The Localism agenda promoted by the Conservatives at the beginning of their tenure in Parliament four years ago, which was intended to see local residents coming up with local neighbourhood plans about what they wanted in their neighbourhood, has not translated to meaningful locally-led development plans. If anything it has resulted in Nimbyism, hell-bent on rejecting any kind of change unless it is about traffic congestion relief – hardly a case of "putting sustainable development at the heart of the planning system", the principal originally outlined by ministers.
Similarly the previous Labour government had plans for a series of eco-towns but many fell by the wayside because of local opposition and scepticism about their real ecological credentials.
The fundamental problem, as described by Bioregional's Pooran Desai, is land speculation. He believes it should be banned. It artificially drives up the price of land putting it outside of the reach of most of those who need to use it.
As I have written elsewhere recently, we need a change of attitude in planning so that the aim towards one planet living should become an underlying principle of planning and official policy as an objectively-verifiable sustainable strategy, so that the same set of social and environmental criteria would be used to assess all planning applications. This needs to be coupled with a concerted drive to deliver genuinely sustainable, affordable communities instead of serving the needs of developers.
Do as we say not as we do
Ironically in this context, last month saw a British trade mission to China advocating garden cities. Sir Sebastian Wood, the British Ambassador, met Zhu Zhihong, the Executive Vice Mayor of Chengdu, and they both agreed that Chengdu's rapid urbanisation is increasing demand for the services that the UK excels at, including urban planning, architecture, and green building technology.
Delegates included Chinese and British companies, planners, architects, academics and political leaders, and Wolfson Gardens City Prize winner David Rudlin of Urbed, who earlier this year called for 40 garden cities to be built in the UK.
Right: the rather sad British trade exhibition in China about garden cities, including a telephone box style that hardly exists any more in the UK.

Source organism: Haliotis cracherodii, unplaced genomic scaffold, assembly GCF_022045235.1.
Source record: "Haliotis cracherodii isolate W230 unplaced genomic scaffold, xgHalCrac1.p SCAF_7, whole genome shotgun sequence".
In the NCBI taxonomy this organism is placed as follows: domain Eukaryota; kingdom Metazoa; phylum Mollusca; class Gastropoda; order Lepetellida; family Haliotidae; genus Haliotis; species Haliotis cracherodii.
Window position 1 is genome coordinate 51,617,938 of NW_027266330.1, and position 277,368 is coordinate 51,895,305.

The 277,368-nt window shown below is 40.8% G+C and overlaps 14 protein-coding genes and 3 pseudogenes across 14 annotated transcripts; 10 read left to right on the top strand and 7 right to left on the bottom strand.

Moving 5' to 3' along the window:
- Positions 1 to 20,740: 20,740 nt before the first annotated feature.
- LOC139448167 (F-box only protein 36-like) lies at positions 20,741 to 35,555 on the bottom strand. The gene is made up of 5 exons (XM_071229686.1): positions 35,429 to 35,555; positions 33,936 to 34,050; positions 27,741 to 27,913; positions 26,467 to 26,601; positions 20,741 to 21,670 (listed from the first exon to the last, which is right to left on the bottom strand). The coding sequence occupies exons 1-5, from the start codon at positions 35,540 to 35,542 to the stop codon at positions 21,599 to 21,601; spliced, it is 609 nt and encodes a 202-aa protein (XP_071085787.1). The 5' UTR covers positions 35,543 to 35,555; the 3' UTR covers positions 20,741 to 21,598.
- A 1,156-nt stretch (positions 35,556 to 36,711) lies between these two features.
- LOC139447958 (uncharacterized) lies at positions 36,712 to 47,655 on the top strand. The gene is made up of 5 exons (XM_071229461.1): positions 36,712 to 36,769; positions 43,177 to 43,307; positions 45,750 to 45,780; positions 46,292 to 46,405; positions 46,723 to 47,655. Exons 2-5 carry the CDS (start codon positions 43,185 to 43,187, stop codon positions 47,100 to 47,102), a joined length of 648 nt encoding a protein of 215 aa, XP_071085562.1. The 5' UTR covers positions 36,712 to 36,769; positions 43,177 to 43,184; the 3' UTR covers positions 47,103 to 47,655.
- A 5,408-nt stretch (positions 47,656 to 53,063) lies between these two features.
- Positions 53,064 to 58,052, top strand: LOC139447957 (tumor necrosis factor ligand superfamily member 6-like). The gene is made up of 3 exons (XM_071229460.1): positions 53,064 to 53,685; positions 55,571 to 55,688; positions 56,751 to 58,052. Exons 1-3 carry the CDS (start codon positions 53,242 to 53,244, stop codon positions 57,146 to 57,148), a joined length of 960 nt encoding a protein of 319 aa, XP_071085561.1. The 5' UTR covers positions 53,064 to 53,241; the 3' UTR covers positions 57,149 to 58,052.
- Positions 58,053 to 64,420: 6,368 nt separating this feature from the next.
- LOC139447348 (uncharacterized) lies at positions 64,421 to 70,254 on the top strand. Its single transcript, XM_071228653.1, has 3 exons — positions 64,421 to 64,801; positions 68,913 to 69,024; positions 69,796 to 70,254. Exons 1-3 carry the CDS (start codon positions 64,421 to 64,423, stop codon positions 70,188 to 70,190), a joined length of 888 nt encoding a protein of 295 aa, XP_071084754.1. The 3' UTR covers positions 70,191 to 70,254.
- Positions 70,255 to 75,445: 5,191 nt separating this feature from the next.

David Ames, Letchworth Garden City's Head of Heritage and Strategic Planning, told a Chinese television audience of 500 million of the International Garden Cities Institute, to be launched in January next year.
The delegates' ideas for garden cities might be applied to the design of Tianfu New Area, a satellite town for 2 million people just outside Chengdu, which will include enterprise zones covering science, aviation, IT and agriculture; 13 residential zones; and major infrastructure including metro lines and a central park inspired by New York's.
Impression of Tianfu New Area:
Zhou Yong, the Vice Dean of Building and Environment Department at Sichuan University, was reported as saying: "The Garden City delegation from the UK are like a beacon giving us hope and light."
Clegg added to his announcement by promising that "Bicester will get help from the Government with both significant capital investment and in helping developers build the amenities that are required to be a true garden town.
"I hope many other towns will follow Bicester's lead and we will see more garden cities spring up that have the affordable, well-designed homes with proper transport links; services and amenities, which our young families want and need."
Until the plans are published it is impossible to say whether this constitutes a properly sustainable development.